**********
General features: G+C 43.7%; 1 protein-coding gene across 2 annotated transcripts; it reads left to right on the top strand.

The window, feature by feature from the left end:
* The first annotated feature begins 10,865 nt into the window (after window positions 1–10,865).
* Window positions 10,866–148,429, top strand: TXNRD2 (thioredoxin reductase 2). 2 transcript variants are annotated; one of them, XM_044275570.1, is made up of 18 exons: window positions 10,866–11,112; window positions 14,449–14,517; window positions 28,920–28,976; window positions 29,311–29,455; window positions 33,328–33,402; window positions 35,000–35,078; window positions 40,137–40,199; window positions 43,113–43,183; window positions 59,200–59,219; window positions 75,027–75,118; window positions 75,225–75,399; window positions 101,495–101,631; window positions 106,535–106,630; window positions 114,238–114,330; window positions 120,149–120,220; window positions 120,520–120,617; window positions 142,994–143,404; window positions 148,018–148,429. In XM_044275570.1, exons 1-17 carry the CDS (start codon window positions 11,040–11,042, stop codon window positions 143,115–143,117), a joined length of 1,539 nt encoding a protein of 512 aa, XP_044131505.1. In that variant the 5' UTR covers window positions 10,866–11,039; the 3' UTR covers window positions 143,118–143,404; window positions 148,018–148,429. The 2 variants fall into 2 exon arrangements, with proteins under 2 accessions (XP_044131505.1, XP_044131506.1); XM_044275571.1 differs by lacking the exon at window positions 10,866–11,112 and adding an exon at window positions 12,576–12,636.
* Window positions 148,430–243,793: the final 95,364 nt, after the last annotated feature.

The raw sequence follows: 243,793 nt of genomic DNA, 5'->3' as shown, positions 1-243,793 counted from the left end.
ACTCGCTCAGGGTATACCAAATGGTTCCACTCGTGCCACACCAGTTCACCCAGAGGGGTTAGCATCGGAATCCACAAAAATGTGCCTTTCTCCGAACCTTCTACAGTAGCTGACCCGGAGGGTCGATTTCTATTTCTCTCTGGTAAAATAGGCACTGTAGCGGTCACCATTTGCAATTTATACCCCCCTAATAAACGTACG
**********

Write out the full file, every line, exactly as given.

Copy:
General features: G+C 43.7%; 1 protein-coding gene across 2 annotated transcripts; it reads left to right on the top strand.

The window, feature by feature from the left end:
* The first annotated feature begins 10,865 nt into the window (after window positions 1–10,865).
* Window positions 10,866–148,429, top strand: TXNRD2 (thioredoxin reductase 2). 2 transcript variants are annotated; one of them, XM_044275570.1, is made up of 18 exons: window positions 10,866–11,112; window positions 14,449–14,517; window positions 28,920–28,976; window positions 29,311–29,455; window positions 33,328–33,402; window positions 35,000–35,078; window positions 40,137–40,199; window positions 43,113–43,183; window positions 59,200–59,219; window positions 75,027–75,118; window positions 75,225–75,399; window positions 101,495–101,631; window positions 106,535–106,630; window positions 114,238–114,330; window positions 120,149–120,220; window positions 120,520–120,617; window positions 142,994–143,404; window positions 148,018–148,429. In XM_044275570.1, exons 1-17 carry the CDS (start codon window positions 11,040–11,042, stop codon window positions 143,115–143,117), a joined length of 1,539 nt encoding a protein of 512 aa, XP_044131505.1. In that variant the 5' UTR covers window positions 10,866–11,039; the 3' UTR covers window positions 143,118–143,404; window positions 148,018–148,429. The 2 variants fall into 2 exon arrangements, with proteins under 2 accessions (XP_044131505.1, XP_044131506.1); XM_044275571.1 differs by lacking the exon at window positions 10,866–11,112 and adding an exon at window positions 12,576–12,636.
* Window positions 148,430–243,793: the final 95,364 nt, after the last annotated feature.

The raw sequence follows: 243,793 nt of genomic DNA, 5'->3' as shown, positions 1-243,793 counted from the left end.
ACTCGCTCAGGGTATACCAAATGGTTCCACTCGTGCCACACCAGTTCACCCAGAGGGGTTAGCATCGGAATCCACAAAAATGTGCCTTTCTCCGAACCTTCTACAGTAGCTGACCCGGAGGGTCGATTTCTATTTCTCTCTGGTAAAATAGGCACTGTAGCGGTCACCATTTGCAATTTATACCCCCCTAATAAACGTACG